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The Climax is an 1893 illustration by Aubrey Beardsley (1872-1898), a leading artist of the Aesthetic movement during the 1890s. It depicts a scene from Oscar Wilde's play Salome (play), in which the femme fatale Salome has just kissed the decapitated head of John the Baptist, which she grasps in her hands. Elements of eroticism, symbolism, and Orientalism are present. This illustration is just one of the few Beardsley created for the series Wilde commissioned him to create for the publication of his play. The series is considered to be Beardsley's most celebrated work, created at the young age of 21.
Aubrey Beardsley was born in Brighton, England in August 1872. He led a very short-lived career as he died from tuberculosis at the young age of 25. Despite that, he was the most influential artist of the 1890s, leading the Aesthetic and Decadent movements. These movements centered on the idea of art for art’s sake, and they also held a strong fascination with sex and a fear of its power, as well as an interest in the perverse and degenerate aspects of a society that was nothing but respectable at the time. Beardsley became a well-known figure in the eye of the public when his works were featured in the artistic journal, The Studio. Beardsley’s earlier version of The Climax, J’ai baisé ta bouche Iokanaan, was featured in the journal, and this caught the attention of writer Oscar Wilde, another leader of the Aesthetic movement. Oscar Wilde then commissioned Beardsley to illustrate his play Salome.
The Climax consists of strong, precise lines, decorative motifs characteristic of the developing Art Nouveau style, and the use of only black ink. Beardsley's style was influenced by Japanese woodcuts also known as Ukiyo-e, which comes through in the flatness of imagery, compositional arrangement, and the stylistic motifs. Elements of eroticism and symbolism are also apparent. The main focus of this illustration, Salome, floats in midair and in her hands she holds the head of John the Baptist. Her hair billows in tendrils around her as she stares powerfully into the eyes of John the Baptist whose decapitated head drips blood into the murky black pool of liquid that fills the bottom of the frame. Composing the background behind these two figures is a white, cloud-like mass that appears to evolve into a black and white bubble-like or biomorphic design that takes up the top left corner of the frame.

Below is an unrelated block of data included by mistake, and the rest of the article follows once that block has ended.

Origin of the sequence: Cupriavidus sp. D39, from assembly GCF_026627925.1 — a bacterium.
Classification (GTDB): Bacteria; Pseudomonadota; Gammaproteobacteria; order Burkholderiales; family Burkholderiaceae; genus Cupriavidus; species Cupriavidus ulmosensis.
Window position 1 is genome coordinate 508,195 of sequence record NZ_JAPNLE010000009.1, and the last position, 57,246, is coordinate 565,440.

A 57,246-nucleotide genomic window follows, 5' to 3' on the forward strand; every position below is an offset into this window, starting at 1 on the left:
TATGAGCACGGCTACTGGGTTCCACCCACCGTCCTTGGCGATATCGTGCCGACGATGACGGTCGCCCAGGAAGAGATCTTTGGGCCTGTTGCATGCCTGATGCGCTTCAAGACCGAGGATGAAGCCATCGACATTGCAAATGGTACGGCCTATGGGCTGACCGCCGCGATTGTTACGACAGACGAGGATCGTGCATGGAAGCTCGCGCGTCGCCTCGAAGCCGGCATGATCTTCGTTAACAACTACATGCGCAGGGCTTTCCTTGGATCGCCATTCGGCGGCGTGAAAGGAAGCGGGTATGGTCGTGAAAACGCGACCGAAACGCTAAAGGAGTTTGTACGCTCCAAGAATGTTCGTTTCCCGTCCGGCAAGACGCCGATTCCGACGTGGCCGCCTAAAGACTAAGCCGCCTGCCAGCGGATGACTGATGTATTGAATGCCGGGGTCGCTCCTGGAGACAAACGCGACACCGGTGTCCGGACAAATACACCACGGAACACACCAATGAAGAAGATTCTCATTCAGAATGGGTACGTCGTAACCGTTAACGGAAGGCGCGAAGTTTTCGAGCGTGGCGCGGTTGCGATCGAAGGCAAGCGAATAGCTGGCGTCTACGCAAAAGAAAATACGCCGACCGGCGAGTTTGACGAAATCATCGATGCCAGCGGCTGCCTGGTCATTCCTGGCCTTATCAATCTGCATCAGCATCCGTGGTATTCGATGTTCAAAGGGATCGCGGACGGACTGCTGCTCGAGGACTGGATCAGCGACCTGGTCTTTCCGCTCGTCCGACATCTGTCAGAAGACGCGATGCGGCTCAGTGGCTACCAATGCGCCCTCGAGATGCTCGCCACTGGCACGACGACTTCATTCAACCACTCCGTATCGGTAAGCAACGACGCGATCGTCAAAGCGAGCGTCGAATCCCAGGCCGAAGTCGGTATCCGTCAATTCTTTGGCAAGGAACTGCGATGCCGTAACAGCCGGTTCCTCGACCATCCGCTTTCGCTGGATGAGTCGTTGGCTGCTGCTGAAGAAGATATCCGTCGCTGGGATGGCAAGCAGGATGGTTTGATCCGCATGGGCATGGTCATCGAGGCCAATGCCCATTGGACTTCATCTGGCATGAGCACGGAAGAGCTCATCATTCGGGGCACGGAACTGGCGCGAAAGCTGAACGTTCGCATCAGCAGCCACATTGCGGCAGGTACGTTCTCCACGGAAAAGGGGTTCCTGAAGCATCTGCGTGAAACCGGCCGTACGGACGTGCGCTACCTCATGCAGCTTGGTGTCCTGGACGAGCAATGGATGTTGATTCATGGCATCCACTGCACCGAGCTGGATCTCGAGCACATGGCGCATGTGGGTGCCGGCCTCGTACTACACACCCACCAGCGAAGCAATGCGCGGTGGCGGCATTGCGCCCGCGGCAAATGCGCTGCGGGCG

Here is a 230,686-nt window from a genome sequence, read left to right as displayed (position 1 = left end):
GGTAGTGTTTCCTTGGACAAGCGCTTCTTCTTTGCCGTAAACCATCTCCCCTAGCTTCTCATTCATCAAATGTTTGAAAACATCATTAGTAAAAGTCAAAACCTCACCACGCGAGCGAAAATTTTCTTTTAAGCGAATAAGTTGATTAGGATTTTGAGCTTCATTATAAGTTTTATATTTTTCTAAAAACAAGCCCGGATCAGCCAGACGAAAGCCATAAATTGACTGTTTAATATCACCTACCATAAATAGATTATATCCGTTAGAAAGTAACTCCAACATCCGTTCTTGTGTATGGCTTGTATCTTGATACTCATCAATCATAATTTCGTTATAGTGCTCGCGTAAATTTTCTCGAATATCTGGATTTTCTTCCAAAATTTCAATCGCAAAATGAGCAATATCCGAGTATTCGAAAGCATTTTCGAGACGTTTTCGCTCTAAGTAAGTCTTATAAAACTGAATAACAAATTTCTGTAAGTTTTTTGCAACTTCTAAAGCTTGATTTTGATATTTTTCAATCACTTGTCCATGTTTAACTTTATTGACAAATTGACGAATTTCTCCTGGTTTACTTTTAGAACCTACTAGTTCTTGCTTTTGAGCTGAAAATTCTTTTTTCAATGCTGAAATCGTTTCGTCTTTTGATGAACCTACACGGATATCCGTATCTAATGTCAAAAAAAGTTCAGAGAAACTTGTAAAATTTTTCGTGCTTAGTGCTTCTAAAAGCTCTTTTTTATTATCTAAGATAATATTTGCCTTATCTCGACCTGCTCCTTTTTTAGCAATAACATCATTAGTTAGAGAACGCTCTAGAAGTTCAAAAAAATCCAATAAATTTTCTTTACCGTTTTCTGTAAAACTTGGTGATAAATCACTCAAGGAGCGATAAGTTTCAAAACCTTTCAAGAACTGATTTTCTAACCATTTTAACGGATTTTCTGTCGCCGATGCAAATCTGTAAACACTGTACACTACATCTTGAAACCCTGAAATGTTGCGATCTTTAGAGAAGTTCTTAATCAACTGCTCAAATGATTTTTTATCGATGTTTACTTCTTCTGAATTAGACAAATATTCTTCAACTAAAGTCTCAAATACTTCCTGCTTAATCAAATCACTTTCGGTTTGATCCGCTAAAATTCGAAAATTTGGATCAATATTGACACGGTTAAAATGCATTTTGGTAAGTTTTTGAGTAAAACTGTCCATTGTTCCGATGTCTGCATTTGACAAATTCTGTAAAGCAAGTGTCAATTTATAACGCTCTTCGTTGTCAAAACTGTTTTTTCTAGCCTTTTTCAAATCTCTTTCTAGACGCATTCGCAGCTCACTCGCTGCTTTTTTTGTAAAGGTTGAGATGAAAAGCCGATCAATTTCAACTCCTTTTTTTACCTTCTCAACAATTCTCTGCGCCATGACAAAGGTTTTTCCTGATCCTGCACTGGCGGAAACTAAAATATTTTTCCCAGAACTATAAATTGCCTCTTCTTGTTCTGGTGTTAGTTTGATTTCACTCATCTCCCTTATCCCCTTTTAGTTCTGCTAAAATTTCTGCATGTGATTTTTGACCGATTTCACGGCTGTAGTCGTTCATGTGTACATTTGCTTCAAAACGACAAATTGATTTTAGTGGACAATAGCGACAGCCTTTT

When it comes to symbolism, this work features a very common theme of the 1890s; the femme fatale. Beardsley depicted Salome in a way that emphasizes her sheer power over man. She is a sadistic and empowered woman who uses her sexuality to get what she wants by threatening men with the loss of power and manhood. Not only is this scene symbolic of the imagery presented in Wilde's play, but it is also symbolic of the changing culture of the time. Salome as a femme fatale is symbolic of the changing role of women in the traditionally patriarchal society. The Climax is Beardsley’s attempt at embodying the fears men had about losing their power to women. Salome is completely representative of this as she reigns over John the Baptist and emphasizes the superiority of women. These fears of men can be seen in the way that Beardsley presents Salome as a monster-like figure, reminiscent of Medusa.
- Stephen Calloway, “Aubrey Beardsley and the 1890s Scene,” in Aubrey Beardsley (London: V&A Publications, 1998), 10.
- Miriam Benkovitz, Aubrey Beardsley: An Account of His Life. (New York: G.P. Putnam’s Sons, 1981), 57.
- Brigid Brophy, Beardsley and His World (New York: Harmony Books, 1976), 65